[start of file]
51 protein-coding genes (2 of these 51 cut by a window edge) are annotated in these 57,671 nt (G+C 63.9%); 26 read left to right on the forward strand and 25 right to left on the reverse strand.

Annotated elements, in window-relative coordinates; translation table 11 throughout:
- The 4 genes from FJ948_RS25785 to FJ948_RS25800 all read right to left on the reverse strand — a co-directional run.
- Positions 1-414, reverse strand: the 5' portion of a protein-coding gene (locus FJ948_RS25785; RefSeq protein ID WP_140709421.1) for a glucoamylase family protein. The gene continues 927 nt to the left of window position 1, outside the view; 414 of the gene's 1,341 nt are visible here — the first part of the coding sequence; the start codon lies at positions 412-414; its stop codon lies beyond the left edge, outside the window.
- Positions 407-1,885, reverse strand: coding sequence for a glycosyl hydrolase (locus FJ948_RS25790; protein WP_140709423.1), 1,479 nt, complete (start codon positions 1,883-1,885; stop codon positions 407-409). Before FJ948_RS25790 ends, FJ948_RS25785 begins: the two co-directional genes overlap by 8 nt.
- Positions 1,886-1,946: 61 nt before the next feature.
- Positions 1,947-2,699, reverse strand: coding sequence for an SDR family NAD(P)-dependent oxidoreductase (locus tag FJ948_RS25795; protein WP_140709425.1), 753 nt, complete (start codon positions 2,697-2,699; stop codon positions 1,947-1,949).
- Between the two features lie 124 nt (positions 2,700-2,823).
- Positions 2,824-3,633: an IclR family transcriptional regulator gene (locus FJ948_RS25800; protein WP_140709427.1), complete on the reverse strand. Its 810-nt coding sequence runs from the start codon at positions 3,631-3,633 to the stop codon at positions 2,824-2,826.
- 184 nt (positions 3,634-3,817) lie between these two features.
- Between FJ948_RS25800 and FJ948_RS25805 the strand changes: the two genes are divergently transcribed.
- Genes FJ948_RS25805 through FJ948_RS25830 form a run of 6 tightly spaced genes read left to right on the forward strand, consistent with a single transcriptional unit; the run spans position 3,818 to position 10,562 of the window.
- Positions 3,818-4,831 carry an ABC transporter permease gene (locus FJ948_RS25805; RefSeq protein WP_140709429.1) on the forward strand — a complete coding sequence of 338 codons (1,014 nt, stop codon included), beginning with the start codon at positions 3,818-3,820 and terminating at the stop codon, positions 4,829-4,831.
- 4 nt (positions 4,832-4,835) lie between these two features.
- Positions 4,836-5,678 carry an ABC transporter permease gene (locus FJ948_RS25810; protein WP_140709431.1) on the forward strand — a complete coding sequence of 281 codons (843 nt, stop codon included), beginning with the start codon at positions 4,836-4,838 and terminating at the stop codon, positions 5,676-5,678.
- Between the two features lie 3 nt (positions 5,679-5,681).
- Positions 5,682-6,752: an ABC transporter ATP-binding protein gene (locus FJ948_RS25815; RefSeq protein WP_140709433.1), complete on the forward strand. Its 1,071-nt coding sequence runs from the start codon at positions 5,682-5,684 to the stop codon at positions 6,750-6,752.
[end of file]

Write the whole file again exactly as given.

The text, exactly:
51 protein-coding genes (2 of these 51 cut by a window edge) are annotated in these 57,671 nt (G+C 63.9%); 26 read left to right on the forward strand and 25 right to left on the reverse strand.

Annotated elements, in window-relative coordinates; translation table 11 throughout:
- The 4 genes from FJ948_RS25785 to FJ948_RS25800 all read right to left on the reverse strand — a co-directional run.
- Positions 1-414, reverse strand: the 5' portion of a protein-coding gene (locus FJ948_RS25785; RefSeq protein ID WP_140709421.1) for a glucoamylase family protein. The gene continues 927 nt to the left of window position 1, outside the view; 414 of the gene's 1,341 nt are visible here — the first part of the coding sequence; the start codon lies at positions 412-414; its stop codon lies beyond the left edge, outside the window.
- Positions 407-1,885, reverse strand: coding sequence for a glycosyl hydrolase (locus FJ948_RS25790; protein WP_140709423.1), 1,479 nt, complete (start codon positions 1,883-1,885; stop codon positions 407-409). Before FJ948_RS25790 ends, FJ948_RS25785 begins: the two co-directional genes overlap by 8 nt.
- Positions 1,886-1,946: 61 nt before the next feature.
- Positions 1,947-2,699, reverse strand: coding sequence for an SDR family NAD(P)-dependent oxidoreductase (locus tag FJ948_RS25795; protein WP_140709425.1), 753 nt, complete (start codon positions 2,697-2,699; stop codon positions 1,947-1,949).
- Between the two features lie 124 nt (positions 2,700-2,823).
- Positions 2,824-3,633: an IclR family transcriptional regulator gene (locus FJ948_RS25800; protein WP_140709427.1), complete on the reverse strand. Its 810-nt coding sequence runs from the start codon at positions 3,631-3,633 to the stop codon at positions 2,824-2,826.
- 184 nt (positions 3,634-3,817) lie between these two features.
- Between FJ948_RS25800 and FJ948_RS25805 the strand changes: the two genes are divergently transcribed.
- Genes FJ948_RS25805 through FJ948_RS25830 form a run of 6 tightly spaced genes read left to right on the forward strand, consistent with a single transcriptional unit; the run spans position 3,818 to position 10,562 of the window.
- Positions 3,818-4,831 carry an ABC transporter permease gene (locus FJ948_RS25805; RefSeq protein WP_140709429.1) on the forward strand — a complete coding sequence of 338 codons (1,014 nt, stop codon included), beginning with the start codon at positions 3,818-3,820 and terminating at the stop codon, positions 4,829-4,831.
- 4 nt (positions 4,832-4,835) lie between these two features.
- Positions 4,836-5,678 carry an ABC transporter permease gene (locus FJ948_RS25810; protein WP_140709431.1) on the forward strand — a complete coding sequence of 281 codons (843 nt, stop codon included), beginning with the start codon at positions 4,836-4,838 and terminating at the stop codon, positions 5,676-5,678.
- Between the two features lie 3 nt (positions 5,679-5,681).
- Positions 5,682-6,752: an ABC transporter ATP-binding protein gene (locus FJ948_RS25815; RefSeq protein WP_140709433.1), complete on the forward strand. Its 1,071-nt coding sequence runs from the start codon at positions 5,682-5,684 to the stop codon at positions 6,750-6,752.